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Fig 18. Comparison of the seasonality of adult sand flies observed during a 3-year simulation period for treatments performed 12 times per year and the baseline simulation (no treatment) (mean 10 replications).

https://doi.org/10.1371/journal.pntd.0004868.g018

Simulation results regarding the efficacy of fipronil-based control schemes in reducing the cumulative number of sand fly days (SFD) occurring annually, occurring during April-August, and occurring specifically during the summer period of peak human exposure (June-August) are summarized in Fig 19. Results of Fisher’s least significant difference (LSD) tests indicated significant (p < 0.0001) differences if SFD for the vast majority of pairwise comparisons between control schemes (the exceptions are indicated by vertical arrows in Fig 19). Single annual treatments applied in May reduced SFD by ≈22%, ≈41%, and ≈44%, respectively, during these three periods relative to those produced by the baseline (no control) simulation. Treatments applied 3 times per year at 2-month intervals initiated in March, which included an application in May, reduced SFD by ≈60%, ≈83%, and ≈85%, respectively, during these periods relative to baseline. Treatments applied 6 times per year at 2-month intervals initiated in January, also including a May application, reduced SFD by ≈94%, ≈97%, and ≈97%, respectively, during these periods relative to baseline. Treatments applied 12 times per year at monthly intervals, as mentioned above, resulted in population eradication within 2 years. Thus a treatment application in May was a commonality among all of the more efficacious schemes.

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Fig 19. Comparison of (A) the cumulative number of sand fly days over the entire third year of treatment, (B) the cumulative number of sand fly days from April-August of the third year, and (C) the cumulative number of sand fly days from June-August of the third year observed during the indicated treatment scenarios.

The x-axis labels indicate the number of treatments per year and the months in parentheses indicate the month of the first treatment each year. Bars represent means (±1 standard error) of 10 replications and vertical arrows of the same color indicate pairs of control schemes that were not significantly different from one another based on Fisher’s least significant difference (LSD) tests. All other pairwise LSD comparisons between control schemes indicated significant (p < 0.0001) differences.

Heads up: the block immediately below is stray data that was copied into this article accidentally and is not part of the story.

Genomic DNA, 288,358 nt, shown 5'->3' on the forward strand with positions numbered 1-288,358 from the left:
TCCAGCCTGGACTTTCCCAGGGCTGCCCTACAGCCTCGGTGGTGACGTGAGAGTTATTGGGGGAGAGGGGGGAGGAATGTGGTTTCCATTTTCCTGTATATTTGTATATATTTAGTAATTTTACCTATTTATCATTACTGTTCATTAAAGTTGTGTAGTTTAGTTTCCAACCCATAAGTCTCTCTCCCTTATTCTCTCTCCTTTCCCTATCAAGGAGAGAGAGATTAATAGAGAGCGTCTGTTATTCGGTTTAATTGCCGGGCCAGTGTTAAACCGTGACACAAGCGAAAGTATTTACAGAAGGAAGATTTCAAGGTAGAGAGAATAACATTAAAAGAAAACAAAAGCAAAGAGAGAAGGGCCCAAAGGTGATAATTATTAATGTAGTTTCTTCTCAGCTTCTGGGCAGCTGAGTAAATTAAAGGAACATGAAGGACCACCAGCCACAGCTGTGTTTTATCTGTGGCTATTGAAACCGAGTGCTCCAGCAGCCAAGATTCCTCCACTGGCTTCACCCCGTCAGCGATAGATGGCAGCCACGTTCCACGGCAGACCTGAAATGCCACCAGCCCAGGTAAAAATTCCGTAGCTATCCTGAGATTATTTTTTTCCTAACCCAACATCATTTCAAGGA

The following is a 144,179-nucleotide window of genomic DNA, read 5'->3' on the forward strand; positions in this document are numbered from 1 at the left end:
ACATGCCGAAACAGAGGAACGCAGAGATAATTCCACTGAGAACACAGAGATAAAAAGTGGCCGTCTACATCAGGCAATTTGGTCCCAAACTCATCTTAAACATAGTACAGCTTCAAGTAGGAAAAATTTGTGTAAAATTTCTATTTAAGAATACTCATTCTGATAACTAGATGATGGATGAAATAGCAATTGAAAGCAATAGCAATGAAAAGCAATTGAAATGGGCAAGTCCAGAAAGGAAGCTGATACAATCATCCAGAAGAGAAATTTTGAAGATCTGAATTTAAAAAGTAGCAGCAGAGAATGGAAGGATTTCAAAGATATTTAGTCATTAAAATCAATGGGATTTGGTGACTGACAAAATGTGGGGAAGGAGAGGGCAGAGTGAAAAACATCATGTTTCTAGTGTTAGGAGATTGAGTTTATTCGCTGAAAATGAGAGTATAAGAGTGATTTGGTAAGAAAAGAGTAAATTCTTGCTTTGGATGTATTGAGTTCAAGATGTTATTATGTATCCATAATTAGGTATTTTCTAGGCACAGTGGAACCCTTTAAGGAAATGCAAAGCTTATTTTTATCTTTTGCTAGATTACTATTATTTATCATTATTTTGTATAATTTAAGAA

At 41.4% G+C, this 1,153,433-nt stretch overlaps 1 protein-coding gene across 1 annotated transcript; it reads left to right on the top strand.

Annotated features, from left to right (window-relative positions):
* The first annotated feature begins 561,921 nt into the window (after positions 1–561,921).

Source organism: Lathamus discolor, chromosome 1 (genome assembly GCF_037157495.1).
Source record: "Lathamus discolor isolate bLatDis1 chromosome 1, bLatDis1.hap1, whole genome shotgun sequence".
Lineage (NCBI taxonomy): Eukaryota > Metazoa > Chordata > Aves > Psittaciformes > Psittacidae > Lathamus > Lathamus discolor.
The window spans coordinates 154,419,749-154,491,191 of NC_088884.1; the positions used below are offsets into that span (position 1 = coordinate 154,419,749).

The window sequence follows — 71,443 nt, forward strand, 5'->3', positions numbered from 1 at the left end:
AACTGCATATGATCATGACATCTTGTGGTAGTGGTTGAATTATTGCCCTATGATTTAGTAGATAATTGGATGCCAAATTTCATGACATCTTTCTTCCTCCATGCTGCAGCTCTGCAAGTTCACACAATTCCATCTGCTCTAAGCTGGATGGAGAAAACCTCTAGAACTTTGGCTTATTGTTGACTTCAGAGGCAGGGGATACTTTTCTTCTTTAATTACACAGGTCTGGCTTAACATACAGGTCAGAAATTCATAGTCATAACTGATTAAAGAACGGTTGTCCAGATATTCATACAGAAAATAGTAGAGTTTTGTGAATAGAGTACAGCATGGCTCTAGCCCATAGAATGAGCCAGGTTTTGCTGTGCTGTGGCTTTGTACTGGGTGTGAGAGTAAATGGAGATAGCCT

https://doi.org/10.1371/journal.pntd.0004868.g019

Closer examination of the simulation of the most efficacious scheme involving 3 treatments per year (3 treatments at 2-month intervals initiated in March) provides insight into the processes linking the frequency and timing of treatment applications to the seasonality of the sand fly life cycle (Fig 20). In this scheme, the May application was preceded by an application in March and followed by an application in July, resulting in the most pronounced and prolonged reduction in the sand fly population. Although some oviposition began in mid-February, the first noticeable increase in larval abundance began during March and the first larval peak occurred during April, with the resulting first peak in adult abundance occurring during late April and early May. The three subsequent large summer cohorts passed through their larval stage during May, June, July, and August, feeding in cattle feces containing fipronil which was deposited within the 60-day period following one of the treatment applications (which is the duration of fipronil efficacy in cattle). Thus the relatively high efficacy of this treatment scheme was due to the maintenance of the efficacy of the drug in cattle feces during of period of peak use by larvae, which also included the months of April-August and specifically the period of peak human exposure (outdoor sleeping) from June-August.